Courts as guarantor for an individualized and need based eldercare?
Karin Leijon is principal investigator of a research project on how administrative courts handle appeals in eldercare cases. The purpose of the project, which is carried out in collaboration with Linda Moberg, is to investigate the role of courts in determining the right of individuals to eldercare and to discuss the suitability of courts to make this type of decision.
The administrative courts in Sweden have a particularly important role in assessing individuals’ right to social care services because they not only have the power to overturn a decision made by the municipalities - they can also replace the appealed decisions with a new one. This means that courts can establish that an individual is entitled to, for example, residential care despite being denied this by the local social welfare committee. As municipalities tend to make different interpretations of the concept of 'reasonable standard of living' and which type of care elderly are entitled to, the courts can be seen as the ultimate guarantors for the fulfilment of the Social Services Act's goal of a needs-based elderly care.
– The decisions that courts make in cases relating to social care and welfare services are of great importance both for individuals and for the financing of social welfare policy, says Karin Leijon, researcher at the Department of Government. Previous research shows that judges sometimes lack the expertise required to assess the needs of individuals and that it is problematic that the courts can affect the allocation of public funds, which is usually the responsibility of elected politicians. We therefore want to study how courts handle appealed decisions relating to eldercare. To what extent do courts change the decisions of the social welfare committees? Does the change result in a cost increase for the municipality concerned and how do the judges assess the individual's need for care?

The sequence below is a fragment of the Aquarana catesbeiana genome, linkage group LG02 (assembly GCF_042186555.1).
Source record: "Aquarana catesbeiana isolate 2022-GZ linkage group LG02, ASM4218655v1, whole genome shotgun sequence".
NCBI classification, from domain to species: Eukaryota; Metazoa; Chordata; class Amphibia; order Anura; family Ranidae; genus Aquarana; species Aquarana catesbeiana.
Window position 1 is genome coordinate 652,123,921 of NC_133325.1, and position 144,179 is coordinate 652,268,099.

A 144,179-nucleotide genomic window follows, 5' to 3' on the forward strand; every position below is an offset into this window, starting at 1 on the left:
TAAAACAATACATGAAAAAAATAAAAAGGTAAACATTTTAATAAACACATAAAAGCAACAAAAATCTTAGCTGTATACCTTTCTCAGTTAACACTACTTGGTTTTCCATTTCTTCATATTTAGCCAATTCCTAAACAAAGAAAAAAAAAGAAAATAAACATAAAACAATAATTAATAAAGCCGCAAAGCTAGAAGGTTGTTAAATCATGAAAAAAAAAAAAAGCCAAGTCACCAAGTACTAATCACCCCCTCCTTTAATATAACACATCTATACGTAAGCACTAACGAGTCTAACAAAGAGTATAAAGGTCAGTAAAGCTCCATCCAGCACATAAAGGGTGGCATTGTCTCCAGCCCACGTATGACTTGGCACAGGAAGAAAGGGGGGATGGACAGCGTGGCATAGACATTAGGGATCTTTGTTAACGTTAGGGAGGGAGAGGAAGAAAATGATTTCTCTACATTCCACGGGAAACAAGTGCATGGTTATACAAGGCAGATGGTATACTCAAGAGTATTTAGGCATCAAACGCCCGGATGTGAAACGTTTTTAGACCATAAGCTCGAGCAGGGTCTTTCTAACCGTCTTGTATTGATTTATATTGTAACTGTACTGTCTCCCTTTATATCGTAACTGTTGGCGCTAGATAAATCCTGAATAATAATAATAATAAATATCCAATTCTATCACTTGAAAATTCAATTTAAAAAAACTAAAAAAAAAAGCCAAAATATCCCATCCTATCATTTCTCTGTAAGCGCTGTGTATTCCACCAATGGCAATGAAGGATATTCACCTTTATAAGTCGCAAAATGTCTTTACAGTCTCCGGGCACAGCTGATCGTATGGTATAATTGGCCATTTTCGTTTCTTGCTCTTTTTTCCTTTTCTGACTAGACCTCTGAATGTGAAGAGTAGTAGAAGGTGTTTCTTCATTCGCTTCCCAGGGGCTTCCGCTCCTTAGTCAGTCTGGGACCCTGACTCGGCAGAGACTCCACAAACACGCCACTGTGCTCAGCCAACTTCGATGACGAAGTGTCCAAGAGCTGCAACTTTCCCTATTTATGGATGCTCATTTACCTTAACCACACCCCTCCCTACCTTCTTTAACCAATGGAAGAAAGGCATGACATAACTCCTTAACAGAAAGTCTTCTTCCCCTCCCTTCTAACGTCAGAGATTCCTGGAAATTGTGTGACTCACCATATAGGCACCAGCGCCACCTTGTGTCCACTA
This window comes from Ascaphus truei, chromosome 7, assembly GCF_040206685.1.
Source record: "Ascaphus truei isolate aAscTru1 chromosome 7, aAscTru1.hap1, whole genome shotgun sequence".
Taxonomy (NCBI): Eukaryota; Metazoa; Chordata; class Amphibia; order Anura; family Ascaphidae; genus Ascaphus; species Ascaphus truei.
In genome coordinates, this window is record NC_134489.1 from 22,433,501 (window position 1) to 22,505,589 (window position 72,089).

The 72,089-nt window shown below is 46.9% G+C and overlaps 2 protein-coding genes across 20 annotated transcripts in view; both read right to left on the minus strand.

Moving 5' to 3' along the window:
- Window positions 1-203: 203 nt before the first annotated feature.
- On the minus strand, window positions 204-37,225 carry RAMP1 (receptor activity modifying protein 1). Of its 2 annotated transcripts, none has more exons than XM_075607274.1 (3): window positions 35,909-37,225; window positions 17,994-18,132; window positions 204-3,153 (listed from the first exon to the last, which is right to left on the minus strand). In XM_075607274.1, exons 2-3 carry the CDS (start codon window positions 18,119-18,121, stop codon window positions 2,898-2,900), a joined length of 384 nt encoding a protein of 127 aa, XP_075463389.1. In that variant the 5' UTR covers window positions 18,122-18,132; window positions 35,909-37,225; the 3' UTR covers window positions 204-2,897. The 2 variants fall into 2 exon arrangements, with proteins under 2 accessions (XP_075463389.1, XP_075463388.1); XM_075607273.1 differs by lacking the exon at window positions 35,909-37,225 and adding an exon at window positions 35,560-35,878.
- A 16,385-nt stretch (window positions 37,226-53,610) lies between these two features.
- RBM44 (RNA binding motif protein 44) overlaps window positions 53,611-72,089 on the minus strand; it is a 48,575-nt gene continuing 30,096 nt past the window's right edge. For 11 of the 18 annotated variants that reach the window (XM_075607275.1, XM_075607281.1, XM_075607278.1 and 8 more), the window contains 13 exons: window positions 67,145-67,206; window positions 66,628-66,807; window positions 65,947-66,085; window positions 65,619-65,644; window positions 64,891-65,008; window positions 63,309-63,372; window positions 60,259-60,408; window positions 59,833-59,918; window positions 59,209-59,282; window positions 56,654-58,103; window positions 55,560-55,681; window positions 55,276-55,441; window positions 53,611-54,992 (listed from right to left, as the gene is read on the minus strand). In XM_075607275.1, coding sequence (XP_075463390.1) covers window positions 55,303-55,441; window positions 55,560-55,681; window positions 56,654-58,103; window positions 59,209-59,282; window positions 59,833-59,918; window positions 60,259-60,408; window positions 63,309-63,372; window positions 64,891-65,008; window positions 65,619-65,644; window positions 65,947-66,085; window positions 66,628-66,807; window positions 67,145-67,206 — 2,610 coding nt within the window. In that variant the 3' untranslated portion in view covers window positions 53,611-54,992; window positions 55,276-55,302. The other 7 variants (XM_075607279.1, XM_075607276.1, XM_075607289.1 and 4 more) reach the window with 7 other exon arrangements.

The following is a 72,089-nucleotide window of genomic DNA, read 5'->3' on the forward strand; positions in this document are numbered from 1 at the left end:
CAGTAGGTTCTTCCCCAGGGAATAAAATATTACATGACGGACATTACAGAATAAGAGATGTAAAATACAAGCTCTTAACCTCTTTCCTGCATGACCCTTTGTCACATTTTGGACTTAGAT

Principal Investigator: Karin Leijon (Department of Government)
Period: 1 June 2020–31 May 2024
Funding: SEK 6 000 000 from Forte